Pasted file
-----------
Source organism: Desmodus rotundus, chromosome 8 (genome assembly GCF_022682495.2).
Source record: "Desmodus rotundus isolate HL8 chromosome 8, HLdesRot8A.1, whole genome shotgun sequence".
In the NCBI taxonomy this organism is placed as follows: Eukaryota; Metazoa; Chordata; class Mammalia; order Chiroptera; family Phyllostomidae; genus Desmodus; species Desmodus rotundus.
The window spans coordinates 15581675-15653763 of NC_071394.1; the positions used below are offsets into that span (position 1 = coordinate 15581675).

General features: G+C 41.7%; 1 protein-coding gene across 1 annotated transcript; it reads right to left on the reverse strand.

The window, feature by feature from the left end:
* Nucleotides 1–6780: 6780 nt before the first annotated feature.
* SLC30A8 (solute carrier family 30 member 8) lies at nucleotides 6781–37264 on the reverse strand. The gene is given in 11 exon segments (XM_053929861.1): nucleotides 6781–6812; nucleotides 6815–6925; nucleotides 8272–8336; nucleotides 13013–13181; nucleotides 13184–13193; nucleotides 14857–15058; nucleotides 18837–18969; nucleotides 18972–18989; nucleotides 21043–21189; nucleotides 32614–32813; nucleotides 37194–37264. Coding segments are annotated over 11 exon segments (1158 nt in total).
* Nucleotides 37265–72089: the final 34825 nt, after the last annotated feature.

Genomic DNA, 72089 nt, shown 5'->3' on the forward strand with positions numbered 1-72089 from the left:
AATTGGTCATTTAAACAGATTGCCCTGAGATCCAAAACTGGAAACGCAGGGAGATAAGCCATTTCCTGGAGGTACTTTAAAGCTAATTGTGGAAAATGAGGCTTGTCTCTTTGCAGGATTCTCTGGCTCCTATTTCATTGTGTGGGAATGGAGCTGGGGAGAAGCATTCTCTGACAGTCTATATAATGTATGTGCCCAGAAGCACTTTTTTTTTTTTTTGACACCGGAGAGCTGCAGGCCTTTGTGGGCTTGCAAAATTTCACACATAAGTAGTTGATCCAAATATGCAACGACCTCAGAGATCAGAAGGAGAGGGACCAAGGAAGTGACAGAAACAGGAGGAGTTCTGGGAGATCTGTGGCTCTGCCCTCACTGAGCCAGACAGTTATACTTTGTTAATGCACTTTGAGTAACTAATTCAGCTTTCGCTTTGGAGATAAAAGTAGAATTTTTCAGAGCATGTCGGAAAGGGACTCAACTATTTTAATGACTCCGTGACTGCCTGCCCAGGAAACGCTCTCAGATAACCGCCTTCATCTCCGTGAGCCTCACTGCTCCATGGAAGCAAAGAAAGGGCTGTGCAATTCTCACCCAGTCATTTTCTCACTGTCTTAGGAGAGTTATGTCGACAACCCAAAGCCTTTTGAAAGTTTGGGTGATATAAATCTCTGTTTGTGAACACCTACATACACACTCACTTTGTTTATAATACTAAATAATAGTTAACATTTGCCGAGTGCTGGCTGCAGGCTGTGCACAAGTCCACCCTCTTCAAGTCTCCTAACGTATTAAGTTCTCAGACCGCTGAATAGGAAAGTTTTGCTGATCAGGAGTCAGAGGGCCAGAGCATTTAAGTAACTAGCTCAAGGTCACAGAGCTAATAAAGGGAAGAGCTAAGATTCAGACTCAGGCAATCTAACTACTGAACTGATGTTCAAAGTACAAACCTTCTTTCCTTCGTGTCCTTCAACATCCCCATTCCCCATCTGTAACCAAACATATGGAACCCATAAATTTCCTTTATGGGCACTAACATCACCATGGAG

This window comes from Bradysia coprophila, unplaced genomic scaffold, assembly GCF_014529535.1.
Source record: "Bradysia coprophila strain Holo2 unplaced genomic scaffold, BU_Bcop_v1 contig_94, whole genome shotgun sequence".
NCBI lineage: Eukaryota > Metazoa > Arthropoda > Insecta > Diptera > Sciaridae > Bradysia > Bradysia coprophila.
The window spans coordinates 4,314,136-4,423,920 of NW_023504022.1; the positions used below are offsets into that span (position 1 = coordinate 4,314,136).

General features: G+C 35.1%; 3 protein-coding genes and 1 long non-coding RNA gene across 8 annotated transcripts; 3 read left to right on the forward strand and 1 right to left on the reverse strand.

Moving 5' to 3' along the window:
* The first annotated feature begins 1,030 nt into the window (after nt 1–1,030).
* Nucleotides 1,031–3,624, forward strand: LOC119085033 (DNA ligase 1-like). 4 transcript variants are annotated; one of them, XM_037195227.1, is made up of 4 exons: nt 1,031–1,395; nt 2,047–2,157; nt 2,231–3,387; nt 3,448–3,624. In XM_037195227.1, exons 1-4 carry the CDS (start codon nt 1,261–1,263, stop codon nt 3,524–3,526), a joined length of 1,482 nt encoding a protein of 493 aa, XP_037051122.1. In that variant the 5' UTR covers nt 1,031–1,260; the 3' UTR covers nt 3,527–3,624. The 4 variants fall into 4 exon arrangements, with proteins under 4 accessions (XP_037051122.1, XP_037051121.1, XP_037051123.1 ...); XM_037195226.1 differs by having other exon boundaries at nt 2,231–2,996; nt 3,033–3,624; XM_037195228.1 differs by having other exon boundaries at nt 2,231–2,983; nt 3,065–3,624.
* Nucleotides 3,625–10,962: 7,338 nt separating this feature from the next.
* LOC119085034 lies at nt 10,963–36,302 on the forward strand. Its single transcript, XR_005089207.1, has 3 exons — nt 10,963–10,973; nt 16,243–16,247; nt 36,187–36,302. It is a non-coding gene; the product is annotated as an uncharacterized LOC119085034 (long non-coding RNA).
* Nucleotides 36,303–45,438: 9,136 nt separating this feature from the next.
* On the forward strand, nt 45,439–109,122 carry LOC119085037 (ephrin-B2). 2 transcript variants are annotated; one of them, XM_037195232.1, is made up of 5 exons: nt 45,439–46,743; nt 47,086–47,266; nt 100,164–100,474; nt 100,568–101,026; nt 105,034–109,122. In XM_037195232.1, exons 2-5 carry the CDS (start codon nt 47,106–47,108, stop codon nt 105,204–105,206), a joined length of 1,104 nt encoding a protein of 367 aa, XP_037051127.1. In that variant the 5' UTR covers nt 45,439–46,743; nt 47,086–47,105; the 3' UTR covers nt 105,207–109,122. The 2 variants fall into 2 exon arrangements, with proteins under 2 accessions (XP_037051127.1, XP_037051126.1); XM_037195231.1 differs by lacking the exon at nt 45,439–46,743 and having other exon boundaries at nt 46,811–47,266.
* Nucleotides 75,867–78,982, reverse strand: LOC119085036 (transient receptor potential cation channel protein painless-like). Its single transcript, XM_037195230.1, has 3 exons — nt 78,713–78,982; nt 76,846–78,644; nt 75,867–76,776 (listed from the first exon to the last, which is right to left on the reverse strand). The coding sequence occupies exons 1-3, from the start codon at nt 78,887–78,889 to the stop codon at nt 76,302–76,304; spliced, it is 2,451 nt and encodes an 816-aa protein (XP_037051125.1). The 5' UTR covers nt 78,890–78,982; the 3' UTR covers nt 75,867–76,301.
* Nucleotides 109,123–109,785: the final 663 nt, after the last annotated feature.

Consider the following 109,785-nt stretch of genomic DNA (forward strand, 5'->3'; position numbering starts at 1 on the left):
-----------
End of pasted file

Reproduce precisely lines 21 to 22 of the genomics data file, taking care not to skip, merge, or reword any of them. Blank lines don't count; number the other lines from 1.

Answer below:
* LOC119085034 lies at nt 10,963–36,302 on the forward strand. Its single transcript, XR_005089207.1, has 3 exons — nt 10,963–10,973; nt 16,243–16,247; nt 36,187–36,302. It is a non-coding gene; the product is annotated as an uncharacterized LOC119085034 (long non-coding RNA).
* Nucleotides 36,303–45,438: 9,136 nt separating this feature from the next.